Darl: That’s interesting. You know, I’ve never thought of it that way. 

I’ll give you one example: I had in a recent trial, my client had tinnitus. And so that’s very tough to get people to imagine what it’s like to have constant ringing in the ears, and there was a guy on our panel who said he has it. And I was hoping he was going to talk in voir dire about how terrible it was. And he said, “No, it helps me sleep at night. It doesn’t bother me at all.” 

Do you, while we’re on this topic of hard and fast rules, and I know you said you don’t have any or many, do you have any hard and fast rules where you’re like, “You need to do this, or you need to ask this one question, or never let this particular person on the jury?”

Harry: No, I mean, I wouldn’t call it even hard and fast. My goal every time I’m picking a jury is to not have to really do any guesswork. And that sounds weird because everything I do is sort of an educated guess, obviously. 

But for me, it’s like guessing. I get some insight and the right questions are asked to that person. But there are times where you, you know, know when you are in federal court, you get no voir dire or times when, you know, I don’t know, some of the counties that you practice in, there maybe some counties or judges that give you very very short amount of time. So there may be times when we only get you know 20 minutes for voir dire. 

You know my wife just picked a jury the other day where they got 40 minutes for 45 people and the judge wouldn’t even ask them what their job is. An employment case, too. Wouldn’t even. Refused to ask the jurors what their jobs were. And said, “If you want to do it, you can do it.” But that would have probably taken up 20 minutes of their time. 

So there’s times when you have not a ton of information. And those are the only times that I really will kind of make some real educated guesses and can fall back on some things that I’ve seen. But I like to not do that.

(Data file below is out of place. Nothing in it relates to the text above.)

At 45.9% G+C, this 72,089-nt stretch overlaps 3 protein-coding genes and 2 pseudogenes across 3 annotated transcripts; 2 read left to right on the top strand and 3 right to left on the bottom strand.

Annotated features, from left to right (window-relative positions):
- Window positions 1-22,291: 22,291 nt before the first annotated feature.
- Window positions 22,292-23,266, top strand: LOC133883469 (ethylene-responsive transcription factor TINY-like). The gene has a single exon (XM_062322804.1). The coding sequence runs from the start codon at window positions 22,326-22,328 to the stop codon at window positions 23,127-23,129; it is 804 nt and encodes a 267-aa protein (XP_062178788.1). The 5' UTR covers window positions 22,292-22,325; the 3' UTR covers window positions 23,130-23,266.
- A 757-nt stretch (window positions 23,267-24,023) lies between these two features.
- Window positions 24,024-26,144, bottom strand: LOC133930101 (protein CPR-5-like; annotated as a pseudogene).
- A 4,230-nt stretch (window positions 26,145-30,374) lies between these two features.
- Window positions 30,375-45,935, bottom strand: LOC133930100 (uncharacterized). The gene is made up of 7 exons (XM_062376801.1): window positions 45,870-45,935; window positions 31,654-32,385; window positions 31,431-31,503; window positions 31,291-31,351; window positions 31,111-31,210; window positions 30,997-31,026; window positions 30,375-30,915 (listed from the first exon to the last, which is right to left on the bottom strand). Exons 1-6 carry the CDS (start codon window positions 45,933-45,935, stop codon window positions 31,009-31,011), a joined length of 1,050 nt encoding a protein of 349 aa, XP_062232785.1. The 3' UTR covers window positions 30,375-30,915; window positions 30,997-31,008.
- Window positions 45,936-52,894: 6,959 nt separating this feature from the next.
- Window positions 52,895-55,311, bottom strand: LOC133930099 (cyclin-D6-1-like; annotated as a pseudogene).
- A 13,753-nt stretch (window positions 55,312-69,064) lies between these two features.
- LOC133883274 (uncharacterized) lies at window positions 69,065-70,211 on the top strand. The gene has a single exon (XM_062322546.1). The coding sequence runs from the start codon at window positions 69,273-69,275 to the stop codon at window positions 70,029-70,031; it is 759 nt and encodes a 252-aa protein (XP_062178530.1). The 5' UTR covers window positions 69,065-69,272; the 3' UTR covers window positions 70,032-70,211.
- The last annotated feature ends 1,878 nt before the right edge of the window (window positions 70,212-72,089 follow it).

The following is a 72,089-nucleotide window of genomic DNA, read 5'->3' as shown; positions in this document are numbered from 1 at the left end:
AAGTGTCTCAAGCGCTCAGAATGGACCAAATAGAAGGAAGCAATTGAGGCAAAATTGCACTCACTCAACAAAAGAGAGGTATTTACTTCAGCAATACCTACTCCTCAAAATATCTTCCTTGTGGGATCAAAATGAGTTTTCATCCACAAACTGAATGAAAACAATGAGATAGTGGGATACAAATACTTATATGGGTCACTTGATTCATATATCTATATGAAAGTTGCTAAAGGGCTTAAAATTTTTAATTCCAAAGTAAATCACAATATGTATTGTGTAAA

And so I’m always telling, and this is probably a good lesson for lawyers is, you know, sometimes we’ll get back there and they’ll say, you know, halfway through the voir dire all the way, and they’ll say, “I just don’t like, you know, this one juror, I’m worried that he’s gonna…” 

And I was like, “What, he didn’t say anything bad.” 

“Well, you know, I worried that he’s gonna feel this and this and this.” 

And I go, “Well, then ask him.” I mean, why don’t you? I can’t read minds and my value isn’t sitting there. I’m not telling you without any information, without the juror saying anything, what they’re like, what they’re going to feel. Ask them that.

So don’t, you should approach voir dire from the front and saying, “I’m going to try to do as little guesswork as I can and not make assumptions about these people and ask them.” 

Can you be surprised sometimes? There have been many, many times when I’ve kind of pushed the lawyer to ask someone a question and they turn out to be the polar opposite of what their jobs suggest. I mean, I’ve had defense lawyers on panels that were great. I’ve had insurance adjusters who were amazing. I’ve had, you know, all kinds of things where you go, “See that guy?” We would have otherwise might have struck that guy and he was amazing.